The 61-year-old Spaniard conducts the CSO in Mahler's Symphony No. 5 this weekend at Music Hall. Violinist Nadja Salerno-Sonnenberg will be guest artist in Tchaikovsky's Violin Concerto, reprising her first performance with López-Cobos and the CSO in 1989. In September, he will become the CSO's first music director emeritus

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Symphony Gives Listeners a "gift"

    Posted: May 5, 2001 - 8:46:42 PM in: archives
(first published in The Cincinnati Post May 5, 2001)

Talk about a blaze of glory.

Jesús López-Cobos is saving the sentiment for next week, his last as Cincinnati Symphony music director. Friday night at Music Hall, he chose to pin his listeners' ears to the wall instead.

He also gave them a great gift, the first CSO performance of Olivier Messiaen's 20th-century masterpiece, "Turangalila-Symphonie."
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Guest Violinist Conjures Romance

    Posted: Apr 28, 2001 - 8:31:37 PM in: archives
(first published in The Cincinnati Post April 28, 2001)

Friday morning's Cincinnati Symphony concert at Music Hall was all about love.

Making hearts flutter in Bruch's romantic Violin Concerto in G Minor was guest artist Jaime Laredo. On a more spiritual level, music director Jesús López-Cobos took his listeners on one more trip to the mountaintop in Bruckner's great, unfinished Symphony No. 9.
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CSO, Voices Shine in Vivid "Parsifal"

    Posted: Apr 21, 2001 - 8:23:55 PM in: archives
(first published in The Cincinnati Post April 21, 2001)

Good news. Folks turned out for Friday night's Cincinnati Symphony Orchestra concert at Music Hall. The attendance was down, but not so much as might have been expected at the first event at the Over-the-Rhine landmark since last week's rioting.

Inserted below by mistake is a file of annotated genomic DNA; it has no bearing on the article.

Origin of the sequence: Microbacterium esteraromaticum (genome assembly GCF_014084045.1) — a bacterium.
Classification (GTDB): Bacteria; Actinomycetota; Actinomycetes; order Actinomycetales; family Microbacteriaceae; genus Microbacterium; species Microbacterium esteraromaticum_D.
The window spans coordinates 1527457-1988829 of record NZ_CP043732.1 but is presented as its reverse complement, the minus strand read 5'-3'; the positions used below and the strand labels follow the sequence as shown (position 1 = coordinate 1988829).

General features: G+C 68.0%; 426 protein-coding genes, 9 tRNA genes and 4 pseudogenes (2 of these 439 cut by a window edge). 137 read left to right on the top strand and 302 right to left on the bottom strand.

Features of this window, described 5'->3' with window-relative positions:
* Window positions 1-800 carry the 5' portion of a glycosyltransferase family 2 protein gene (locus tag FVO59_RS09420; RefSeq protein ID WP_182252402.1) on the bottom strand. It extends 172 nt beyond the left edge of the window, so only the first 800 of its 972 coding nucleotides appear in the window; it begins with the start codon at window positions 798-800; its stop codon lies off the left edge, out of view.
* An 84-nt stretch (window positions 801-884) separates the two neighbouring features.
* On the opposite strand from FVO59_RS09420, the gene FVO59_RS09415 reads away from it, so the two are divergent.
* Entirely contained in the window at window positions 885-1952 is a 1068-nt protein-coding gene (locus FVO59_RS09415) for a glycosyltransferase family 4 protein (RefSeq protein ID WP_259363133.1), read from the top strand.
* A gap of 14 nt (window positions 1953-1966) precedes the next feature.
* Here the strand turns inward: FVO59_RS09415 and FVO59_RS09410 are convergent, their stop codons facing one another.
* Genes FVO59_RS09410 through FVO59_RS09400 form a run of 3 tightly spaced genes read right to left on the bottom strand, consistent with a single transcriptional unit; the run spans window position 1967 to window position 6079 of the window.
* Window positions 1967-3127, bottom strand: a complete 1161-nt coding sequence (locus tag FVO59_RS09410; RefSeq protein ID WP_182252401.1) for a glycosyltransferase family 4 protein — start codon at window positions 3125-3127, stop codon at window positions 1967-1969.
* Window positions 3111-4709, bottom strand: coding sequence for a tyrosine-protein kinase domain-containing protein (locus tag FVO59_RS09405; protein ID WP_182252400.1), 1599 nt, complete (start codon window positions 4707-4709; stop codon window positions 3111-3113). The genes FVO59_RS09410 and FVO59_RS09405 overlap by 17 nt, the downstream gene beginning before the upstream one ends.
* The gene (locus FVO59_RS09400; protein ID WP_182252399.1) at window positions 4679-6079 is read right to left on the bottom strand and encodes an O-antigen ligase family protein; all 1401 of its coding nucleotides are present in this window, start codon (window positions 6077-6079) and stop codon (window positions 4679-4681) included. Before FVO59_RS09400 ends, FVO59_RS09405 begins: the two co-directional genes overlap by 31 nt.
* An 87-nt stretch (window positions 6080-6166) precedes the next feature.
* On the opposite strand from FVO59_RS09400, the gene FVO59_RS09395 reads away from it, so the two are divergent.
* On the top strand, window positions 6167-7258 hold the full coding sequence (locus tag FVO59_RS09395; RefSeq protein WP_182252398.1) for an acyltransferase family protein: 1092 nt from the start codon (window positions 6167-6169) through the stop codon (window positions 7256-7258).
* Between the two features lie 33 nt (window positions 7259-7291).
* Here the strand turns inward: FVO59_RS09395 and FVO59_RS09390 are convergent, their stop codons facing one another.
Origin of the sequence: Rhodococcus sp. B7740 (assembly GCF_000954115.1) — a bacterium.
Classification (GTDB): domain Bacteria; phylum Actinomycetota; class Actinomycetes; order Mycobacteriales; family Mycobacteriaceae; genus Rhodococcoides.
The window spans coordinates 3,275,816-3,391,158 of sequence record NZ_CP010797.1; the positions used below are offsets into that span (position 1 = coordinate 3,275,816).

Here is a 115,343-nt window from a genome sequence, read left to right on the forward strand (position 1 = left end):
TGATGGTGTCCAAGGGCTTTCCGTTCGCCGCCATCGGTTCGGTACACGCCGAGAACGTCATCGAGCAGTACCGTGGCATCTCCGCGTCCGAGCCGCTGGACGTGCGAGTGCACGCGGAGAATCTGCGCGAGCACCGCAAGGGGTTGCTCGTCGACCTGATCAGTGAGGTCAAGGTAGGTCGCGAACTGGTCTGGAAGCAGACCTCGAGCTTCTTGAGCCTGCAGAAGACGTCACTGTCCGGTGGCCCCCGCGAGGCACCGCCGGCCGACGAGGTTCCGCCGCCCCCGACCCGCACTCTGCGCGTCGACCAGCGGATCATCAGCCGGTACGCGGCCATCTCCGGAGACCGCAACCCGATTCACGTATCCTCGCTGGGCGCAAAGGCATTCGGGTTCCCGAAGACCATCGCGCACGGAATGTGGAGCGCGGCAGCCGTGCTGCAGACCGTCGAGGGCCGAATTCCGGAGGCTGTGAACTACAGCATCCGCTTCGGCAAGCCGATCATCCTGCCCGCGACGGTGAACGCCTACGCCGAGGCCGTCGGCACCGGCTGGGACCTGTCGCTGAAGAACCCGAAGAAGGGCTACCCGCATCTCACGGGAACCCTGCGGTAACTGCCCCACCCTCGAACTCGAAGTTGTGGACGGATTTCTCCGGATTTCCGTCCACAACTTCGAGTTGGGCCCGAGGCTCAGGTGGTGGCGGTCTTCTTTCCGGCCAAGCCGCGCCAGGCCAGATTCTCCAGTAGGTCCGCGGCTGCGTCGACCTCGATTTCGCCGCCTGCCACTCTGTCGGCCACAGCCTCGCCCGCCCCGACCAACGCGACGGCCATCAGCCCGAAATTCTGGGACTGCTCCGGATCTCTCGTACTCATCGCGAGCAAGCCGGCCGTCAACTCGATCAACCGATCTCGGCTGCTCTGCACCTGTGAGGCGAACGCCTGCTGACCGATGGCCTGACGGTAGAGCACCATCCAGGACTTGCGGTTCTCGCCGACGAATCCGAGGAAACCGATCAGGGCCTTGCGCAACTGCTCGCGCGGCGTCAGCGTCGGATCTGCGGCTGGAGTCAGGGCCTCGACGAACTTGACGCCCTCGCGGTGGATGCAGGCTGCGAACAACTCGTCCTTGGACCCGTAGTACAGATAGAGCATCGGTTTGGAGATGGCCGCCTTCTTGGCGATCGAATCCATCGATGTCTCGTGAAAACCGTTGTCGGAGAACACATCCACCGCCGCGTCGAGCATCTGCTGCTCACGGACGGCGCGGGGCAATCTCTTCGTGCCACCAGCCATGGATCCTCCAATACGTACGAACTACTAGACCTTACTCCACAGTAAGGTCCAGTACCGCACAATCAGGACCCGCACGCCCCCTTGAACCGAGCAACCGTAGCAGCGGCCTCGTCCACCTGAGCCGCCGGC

It was a connoisseur's program: act two, plus the Prelude and ''Good Friday Music'' from Wagner's opera ''Parsifal.'' CSO music director Jesus Lopez-Cobos - in his element here - led a vivid and well-crafted performance which, from the bravos, left local Wagner fans well served.
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East and West Meet at CSO Performance

    Posted: Apr 7, 2001 - 8:00:23 PM in: archives
(first published in The Cincinnati Post April 7, 2001)

The twain - east and west - met at Music Hall Friday night.

The occasion was the Cincinnati Symphony Orchestra premiere of Japanese composer Toru Takemitsu's ''From Me Flows What You Call Time.'' Conducting was Tokyo-born guest conductor Junichi Hirokami. Soloists in the Takemitsu were the five-member percussion ensemble Nexus.
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Pops in Fine Form for "Sports Night"

    Posted: Apr 2, 2001 - 8:13:20 PM in: archives
(first published in The Cincinnati Post April 2, 2001)

Wearing a Mudville jersey, baseball Hall of Famer Johnny Bench retold the story of "Casey at the Bat" with Erich Kunzel and the Cincinnati Pops Sunday night at Music Hall.

It was just one inning of "Sports Night," a fun, breezy Opening Day celebration that also included Abbott and Costello's classic routine "Who's on First?" (taped from the original "Kate Smith Radio Hour"), a football segment featuring NFL announcer Bob Trumpy and singer/ songwriter Mike Reid, who showed that giving up a six-figure salary as a Bengal 20 years ago to "play in clubs for $87.50 a week" was not such a bad idea.